Marshall Project Originals
In 2022, Exonerations Hit a Record High in the U.S.
Globally, potential innocence has long outweighed potential guilt. That philosophy of justice may not be one that the majority of Americans endorse.
My Brother Was Wrongfully Convicted for Murder. 20 Years Later, So Was My Son.
Although it was a coincidence, I knew it wasn’t a mistake. What Louisiana was doing to men like my brother Elvis and my son Cedric was intentional.
How Two States Differ on the Injustice of Non-Unanimous Juries
Oregon and Louisiana eliminated the practice, which had white supremacist roots. But they differ on whether to retroactively overturn those convictions.
Policing the Police: A Week of Racism, Abuse and Misconduct
Federal civil rights investigations can examine an entire agency — but they are not the only way to check for police misconduct.
Prosecutors in These States Can Review Sentences They Deem Extreme. Few Do.
Five states now allow prosecutors to seek shorter sentences in old cases. Louisiana shows why many DAs haven’t.
‘A Moral Disgrace’: How The U.S. Stopped Counting Deaths Behind Bars
The Department of Justice is failing miserably at collecting data on deaths. Experts say that makes it hard to identify the worst prisons and jails.
Why Record Heat Can Be Deadlier in Prisons
Corrections officials across most of the nation have not prepared for warmer summers and record heat waves.
Confronting America’s ‘Cruel and Unusual’ Juvenile Detention Crisis
From Texas and Louisiana to communities in Iowa and Michigan, the way youth are being detained is prompting calls for change.
Louisiana Limits Solitary Confinement for Youth
The governor signed the state’s first law restricting isolation for youth after two suicides and an investigation by The Marshall Project, ProPublica and NBC News into harsh conditions in a new juvenile facility.
Rethinking Prison Tourism
Many former prison sites draw on the spooky and salacious to entertain visitors. But some are having second thoughts.
Their Sentences Are Unconstitutional — But They’re Still In Prison.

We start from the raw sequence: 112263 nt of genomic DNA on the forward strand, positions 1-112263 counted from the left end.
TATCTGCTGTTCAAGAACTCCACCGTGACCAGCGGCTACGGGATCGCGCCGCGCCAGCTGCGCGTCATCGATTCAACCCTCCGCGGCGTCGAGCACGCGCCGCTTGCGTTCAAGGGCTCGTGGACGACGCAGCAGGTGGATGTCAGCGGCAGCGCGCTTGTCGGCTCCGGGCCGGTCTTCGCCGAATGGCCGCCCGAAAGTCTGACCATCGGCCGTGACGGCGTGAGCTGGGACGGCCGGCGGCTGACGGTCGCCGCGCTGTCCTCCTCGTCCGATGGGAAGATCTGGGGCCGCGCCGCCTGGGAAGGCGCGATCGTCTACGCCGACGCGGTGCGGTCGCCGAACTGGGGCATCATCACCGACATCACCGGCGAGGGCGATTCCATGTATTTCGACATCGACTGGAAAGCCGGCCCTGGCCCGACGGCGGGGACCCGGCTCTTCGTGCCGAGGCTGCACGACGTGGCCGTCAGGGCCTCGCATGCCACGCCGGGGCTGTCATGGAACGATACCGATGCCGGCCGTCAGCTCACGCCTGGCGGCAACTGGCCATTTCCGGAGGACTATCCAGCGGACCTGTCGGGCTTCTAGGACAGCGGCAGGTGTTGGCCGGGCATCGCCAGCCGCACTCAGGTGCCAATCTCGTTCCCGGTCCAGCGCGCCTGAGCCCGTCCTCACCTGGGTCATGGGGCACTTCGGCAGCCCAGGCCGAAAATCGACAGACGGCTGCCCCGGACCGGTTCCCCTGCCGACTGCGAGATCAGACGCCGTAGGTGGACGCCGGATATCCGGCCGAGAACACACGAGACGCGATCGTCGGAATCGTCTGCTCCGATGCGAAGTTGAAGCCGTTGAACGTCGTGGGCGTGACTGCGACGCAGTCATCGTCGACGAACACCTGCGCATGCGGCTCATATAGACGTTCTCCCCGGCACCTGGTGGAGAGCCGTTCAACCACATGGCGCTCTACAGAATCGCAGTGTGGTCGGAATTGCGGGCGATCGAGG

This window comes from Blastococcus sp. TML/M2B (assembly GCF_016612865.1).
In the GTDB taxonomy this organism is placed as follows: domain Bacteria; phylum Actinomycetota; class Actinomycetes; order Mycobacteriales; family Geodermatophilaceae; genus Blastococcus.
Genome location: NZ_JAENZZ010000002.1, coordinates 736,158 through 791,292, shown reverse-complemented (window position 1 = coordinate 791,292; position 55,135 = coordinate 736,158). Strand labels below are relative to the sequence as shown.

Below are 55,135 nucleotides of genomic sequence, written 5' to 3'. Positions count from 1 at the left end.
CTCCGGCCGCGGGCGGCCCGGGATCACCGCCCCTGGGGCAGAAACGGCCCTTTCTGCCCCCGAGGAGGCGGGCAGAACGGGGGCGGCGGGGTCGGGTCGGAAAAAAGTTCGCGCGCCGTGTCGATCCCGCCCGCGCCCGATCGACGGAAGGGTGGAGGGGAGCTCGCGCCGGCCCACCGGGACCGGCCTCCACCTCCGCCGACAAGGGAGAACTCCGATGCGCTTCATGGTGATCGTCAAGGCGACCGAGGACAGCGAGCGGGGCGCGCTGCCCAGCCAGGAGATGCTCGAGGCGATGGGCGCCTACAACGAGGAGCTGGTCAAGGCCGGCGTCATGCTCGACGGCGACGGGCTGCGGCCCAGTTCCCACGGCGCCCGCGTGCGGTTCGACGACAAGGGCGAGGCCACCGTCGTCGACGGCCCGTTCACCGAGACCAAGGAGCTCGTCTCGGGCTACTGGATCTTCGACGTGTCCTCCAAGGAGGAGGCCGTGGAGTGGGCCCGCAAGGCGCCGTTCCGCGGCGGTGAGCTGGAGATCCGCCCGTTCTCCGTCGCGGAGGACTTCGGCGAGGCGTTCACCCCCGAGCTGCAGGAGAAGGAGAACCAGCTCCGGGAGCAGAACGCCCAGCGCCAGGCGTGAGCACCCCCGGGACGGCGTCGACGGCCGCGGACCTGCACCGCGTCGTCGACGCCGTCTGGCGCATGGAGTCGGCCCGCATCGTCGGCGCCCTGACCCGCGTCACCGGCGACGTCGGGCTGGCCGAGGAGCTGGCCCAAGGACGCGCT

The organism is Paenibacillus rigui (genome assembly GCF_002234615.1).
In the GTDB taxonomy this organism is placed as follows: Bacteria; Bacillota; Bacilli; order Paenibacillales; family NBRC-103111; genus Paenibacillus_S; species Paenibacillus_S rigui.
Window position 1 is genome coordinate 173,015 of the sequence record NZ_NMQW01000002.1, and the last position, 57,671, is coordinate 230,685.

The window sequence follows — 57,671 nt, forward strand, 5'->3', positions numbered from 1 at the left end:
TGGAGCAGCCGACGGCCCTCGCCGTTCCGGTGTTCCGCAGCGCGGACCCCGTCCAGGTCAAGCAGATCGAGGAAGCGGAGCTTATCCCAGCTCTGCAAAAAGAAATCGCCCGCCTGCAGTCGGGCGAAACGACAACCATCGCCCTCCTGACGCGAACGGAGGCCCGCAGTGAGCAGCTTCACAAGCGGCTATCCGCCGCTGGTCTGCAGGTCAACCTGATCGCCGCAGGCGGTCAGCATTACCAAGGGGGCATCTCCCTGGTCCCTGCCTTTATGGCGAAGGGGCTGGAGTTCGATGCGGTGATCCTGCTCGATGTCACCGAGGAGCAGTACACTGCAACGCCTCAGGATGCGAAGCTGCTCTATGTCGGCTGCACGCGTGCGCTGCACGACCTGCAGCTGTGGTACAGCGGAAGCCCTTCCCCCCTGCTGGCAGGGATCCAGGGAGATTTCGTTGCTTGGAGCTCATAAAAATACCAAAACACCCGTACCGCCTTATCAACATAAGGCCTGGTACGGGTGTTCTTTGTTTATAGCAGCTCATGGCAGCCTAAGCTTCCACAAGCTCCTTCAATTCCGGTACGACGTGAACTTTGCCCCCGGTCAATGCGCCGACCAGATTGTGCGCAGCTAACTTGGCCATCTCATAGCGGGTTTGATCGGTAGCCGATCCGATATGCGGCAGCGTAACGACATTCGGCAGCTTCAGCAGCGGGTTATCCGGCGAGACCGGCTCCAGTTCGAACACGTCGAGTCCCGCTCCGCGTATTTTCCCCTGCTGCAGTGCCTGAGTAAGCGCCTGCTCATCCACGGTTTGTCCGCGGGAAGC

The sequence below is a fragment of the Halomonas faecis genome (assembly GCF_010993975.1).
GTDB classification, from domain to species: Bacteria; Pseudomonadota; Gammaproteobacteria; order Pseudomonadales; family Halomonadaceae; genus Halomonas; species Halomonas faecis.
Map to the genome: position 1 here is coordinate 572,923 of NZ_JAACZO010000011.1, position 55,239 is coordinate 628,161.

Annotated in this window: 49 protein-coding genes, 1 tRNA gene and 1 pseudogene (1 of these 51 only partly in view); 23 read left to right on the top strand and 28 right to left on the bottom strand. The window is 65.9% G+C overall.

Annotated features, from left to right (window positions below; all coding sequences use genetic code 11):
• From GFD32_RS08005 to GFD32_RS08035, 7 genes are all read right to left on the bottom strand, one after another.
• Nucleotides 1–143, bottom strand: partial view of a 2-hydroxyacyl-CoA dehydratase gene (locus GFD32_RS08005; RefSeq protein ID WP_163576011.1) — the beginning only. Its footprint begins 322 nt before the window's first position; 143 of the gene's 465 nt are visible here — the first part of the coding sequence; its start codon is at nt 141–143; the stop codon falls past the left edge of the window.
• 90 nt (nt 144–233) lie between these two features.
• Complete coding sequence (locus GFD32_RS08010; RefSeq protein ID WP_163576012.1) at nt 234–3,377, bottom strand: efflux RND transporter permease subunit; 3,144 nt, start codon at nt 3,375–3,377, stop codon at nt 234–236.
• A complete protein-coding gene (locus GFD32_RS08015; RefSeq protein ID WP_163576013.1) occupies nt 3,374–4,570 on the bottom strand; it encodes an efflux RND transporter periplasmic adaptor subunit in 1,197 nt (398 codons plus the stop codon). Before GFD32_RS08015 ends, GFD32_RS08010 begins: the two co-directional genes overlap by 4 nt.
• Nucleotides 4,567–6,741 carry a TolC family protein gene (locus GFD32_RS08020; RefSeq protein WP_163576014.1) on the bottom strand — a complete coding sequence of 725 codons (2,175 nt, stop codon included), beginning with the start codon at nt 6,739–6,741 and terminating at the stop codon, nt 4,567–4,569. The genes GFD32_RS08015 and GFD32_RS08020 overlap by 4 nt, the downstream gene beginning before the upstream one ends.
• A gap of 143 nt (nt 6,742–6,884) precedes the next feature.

Louisiana’s high court considers the fate of more than 1,000 people serving sentences handed down by “Jim Crow juries.”
“No Light. No Nothing.” Inside Louisiana’s Harshest Juvenile Lockup
Teens at the Acadiana Center for Youth at St. Martinville were held in solitary confinement around the clock, shackled with leg irons and deprived of an education. “This is child abuse,” one expert said.
‘The Only Way We Get Out of There Is in a Pine Box’
Elderly, ailing and expensive, lifetime prisoners cost Louisiana taxpayers millions a year.
Her Baby Died After Hurricane Katrina. Was It a Crime?
An expansive definition of murder in Louisiana leaves many behind bars forever.
A Filthy New Orleans Jail Made My Son Sick. The ‘Cruel and Unusual’ Medical Treatment at Angola Prison Killed Him.
This spring, a judge ruled that the healthcare at the Louisiana State Penitentiary violated prisoners’ Eighth Amendment rights. Lois Ratcliff tells the horrifying story of her son Farrell’s decline and death.
Will The Reckoning Over Racist Names Include These Prisons?
Many prisons, especially in the South, are named after racist officials and former plantations.
Did “Live PD” Let Police Censor Footage?
Police asked the show to edit out officers using violence or bad language. The company says it had other reasons for not airing the footage.
What COVID-19 Prison Outbreaks Could Teach Us About Herd Immunity
Prisons turn out to be a key place to study how coronavirus spreads and how immunity to it works.
No Photo ID, No Services: Coronavirus Poses Steep Hurdles After Prison
For many people leaving prison during the pandemic, closed DMVs mean closed doors.
Solitary, Brawls, No Teachers: Coronavirus Makes Juvenile Jails Look Like Adult Prisons
Youth lockups are supposed to rehabilitate kids, not punish them. The pandemic is making that harder than ever.